Today American Fork City Council candidate Austin Duke submitted the required notarized affidavit at the City Recorder’s office to withdraw his name from the November general election ballot.
He cited “unforeseen personal and family considerations.”
He finished fifth among nine candidates in the September 5 primary election, which advanced six candidates for three available seats on the council. In withdrawing he endorsed three of the candidates who finished ahead of him: Clark Taylor, Ernie John, and Tim Holley. These, he wrote, “are committed to what I believe is good and wise local government.”
Here is the statement he posted on social media and sent to AFelection.info:
Is it just me, or has Election Day lost most of its sizzle, what with the meaningful vote count continuing for days thereafter — technically, weeks — and some doubt as to many of the results for a while? I used to jump in to report election results on Election Night, but now, well, it’s Friday, as you see. Here are some primary results.
This is the post where I tell you what I think of our current American Fork City Council candidates and how I plan to vote in next Tuesday’s primary election. I get three votes; there are three council seats up for election this year. The primary will narrow the field to six for the general election in late November. The terms are four years, beginning in January.
Please note: If you visit this site for information only and prefer to avoid opinion, as some readers do, you’ll want to avoid this post. If you feel that all of our political discourse should be sweetness and light, you’ll want to avoid this post. But I’ll be as positive as I can.
I know some candidates fairly well, but others I didn’t know at all, except their names, until about a week and a half ago. I got a late start this year, and the best I can do is tell you what I think so far. In some cases information we’ve published here, plus my conversations at last Monday’s candidate open house, constitute all I know.
There are nine candidates for American Fork City Council in September’s primary election. The top six will advance to the general election in November, to compete for three available seats. Terms are four years. Here are notes on interviews with the candidates.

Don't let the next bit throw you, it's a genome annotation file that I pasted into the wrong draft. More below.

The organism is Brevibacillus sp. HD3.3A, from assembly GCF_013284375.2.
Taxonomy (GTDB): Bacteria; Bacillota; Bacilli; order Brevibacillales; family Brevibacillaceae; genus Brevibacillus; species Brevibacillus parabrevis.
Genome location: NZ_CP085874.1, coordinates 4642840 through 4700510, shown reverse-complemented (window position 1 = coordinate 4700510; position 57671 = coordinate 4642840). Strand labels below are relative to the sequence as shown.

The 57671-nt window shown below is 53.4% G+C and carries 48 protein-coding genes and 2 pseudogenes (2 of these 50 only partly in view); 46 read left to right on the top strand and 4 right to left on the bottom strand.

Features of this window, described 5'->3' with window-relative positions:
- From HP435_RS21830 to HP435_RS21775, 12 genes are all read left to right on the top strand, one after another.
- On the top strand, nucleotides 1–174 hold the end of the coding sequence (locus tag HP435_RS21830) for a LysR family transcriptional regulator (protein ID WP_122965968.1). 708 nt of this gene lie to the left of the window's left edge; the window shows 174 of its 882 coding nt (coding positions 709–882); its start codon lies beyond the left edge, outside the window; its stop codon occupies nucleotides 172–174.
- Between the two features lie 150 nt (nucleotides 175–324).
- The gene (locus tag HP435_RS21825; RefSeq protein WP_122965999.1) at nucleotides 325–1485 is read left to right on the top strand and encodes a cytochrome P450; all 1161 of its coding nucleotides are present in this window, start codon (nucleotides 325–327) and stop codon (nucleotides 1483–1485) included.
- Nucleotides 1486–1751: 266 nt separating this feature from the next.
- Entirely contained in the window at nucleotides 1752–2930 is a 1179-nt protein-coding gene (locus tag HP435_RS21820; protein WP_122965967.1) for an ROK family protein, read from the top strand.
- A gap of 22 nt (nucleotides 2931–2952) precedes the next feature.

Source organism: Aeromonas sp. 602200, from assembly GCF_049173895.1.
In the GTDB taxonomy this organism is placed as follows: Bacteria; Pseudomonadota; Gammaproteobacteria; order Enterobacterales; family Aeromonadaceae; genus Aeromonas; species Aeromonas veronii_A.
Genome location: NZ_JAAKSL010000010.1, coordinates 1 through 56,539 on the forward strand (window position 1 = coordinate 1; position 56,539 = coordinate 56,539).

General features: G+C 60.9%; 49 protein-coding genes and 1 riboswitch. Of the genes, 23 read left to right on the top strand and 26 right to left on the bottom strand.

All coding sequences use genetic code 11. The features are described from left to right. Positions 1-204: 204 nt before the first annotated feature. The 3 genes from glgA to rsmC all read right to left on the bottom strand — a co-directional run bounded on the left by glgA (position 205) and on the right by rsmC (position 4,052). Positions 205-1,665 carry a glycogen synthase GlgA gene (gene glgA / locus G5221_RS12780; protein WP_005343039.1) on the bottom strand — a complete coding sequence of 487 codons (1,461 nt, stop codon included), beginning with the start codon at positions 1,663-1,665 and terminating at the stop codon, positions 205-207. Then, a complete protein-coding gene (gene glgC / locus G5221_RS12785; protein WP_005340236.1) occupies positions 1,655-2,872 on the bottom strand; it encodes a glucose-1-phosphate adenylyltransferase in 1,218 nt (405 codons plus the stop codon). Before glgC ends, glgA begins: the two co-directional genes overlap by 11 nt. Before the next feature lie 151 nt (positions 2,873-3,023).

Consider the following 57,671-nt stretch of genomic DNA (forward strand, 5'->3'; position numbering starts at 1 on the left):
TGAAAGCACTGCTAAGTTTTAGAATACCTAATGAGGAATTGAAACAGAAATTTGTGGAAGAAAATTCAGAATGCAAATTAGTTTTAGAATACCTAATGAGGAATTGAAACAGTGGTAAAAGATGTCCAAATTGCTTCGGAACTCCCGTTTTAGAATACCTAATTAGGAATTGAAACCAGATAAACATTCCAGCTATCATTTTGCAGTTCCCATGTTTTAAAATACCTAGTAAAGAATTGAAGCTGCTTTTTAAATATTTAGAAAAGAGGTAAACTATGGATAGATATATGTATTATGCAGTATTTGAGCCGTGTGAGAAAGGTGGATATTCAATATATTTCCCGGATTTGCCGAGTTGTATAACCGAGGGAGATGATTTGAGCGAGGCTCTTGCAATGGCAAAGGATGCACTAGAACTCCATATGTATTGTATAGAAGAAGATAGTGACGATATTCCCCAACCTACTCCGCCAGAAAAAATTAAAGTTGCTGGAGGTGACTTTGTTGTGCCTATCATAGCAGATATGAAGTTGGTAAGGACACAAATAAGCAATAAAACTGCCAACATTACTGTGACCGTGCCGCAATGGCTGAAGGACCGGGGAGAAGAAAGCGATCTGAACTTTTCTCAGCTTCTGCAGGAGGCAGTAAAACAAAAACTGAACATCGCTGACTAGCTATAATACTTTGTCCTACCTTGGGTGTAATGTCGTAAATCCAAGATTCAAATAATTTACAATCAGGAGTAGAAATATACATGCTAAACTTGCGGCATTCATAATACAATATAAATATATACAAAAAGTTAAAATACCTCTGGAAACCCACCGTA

Three of five seats on the American Fork City Council are up for election this year. The term is four years, and the other two seats and the mayor will be up for election in 2025.
Ten candidates filed during the June 1-7 filing period, but one has since withdrawn. Of the nine remaining, only one, Clark Taylor, is an incumbent. Another, Jeff Shorter, served on the council previously. He was first elected in 2013.
The primary election will narrow the field to six (two per seat). However, candidates don’t run for specific seats or from specific districts. The winners will simply be the six (in the primary), then the three (in the general election) who get the most votes. The winners’ will be sworn in just after New Year’s Day.
Here’s an important note, of which more below: municipal primary and general elections have been postponed statewide. They’ll be a few weeks later than usual.
On January 9 the American Fork City Council appointed Clark Taylor to fill the vacancy Brad Frost left on the council when he was sworn in as mayor the previous week, after winning in the November election. Frost was two years into his second term on the council, so the appointment is for the remaining two years of that four-year term.
Utah law provides for the council to fill such a vacancy. The City announced the vacancy in December, took applications until January 5, then heard from each applicant in the January 9 meeting, before choosing Taylor unanimously on the first ballot.
The other applicants were:
Jeff Shorter, who lost in the November general election, running as a one-term incumbent;
Kyle Barratt, who lost in the November general election;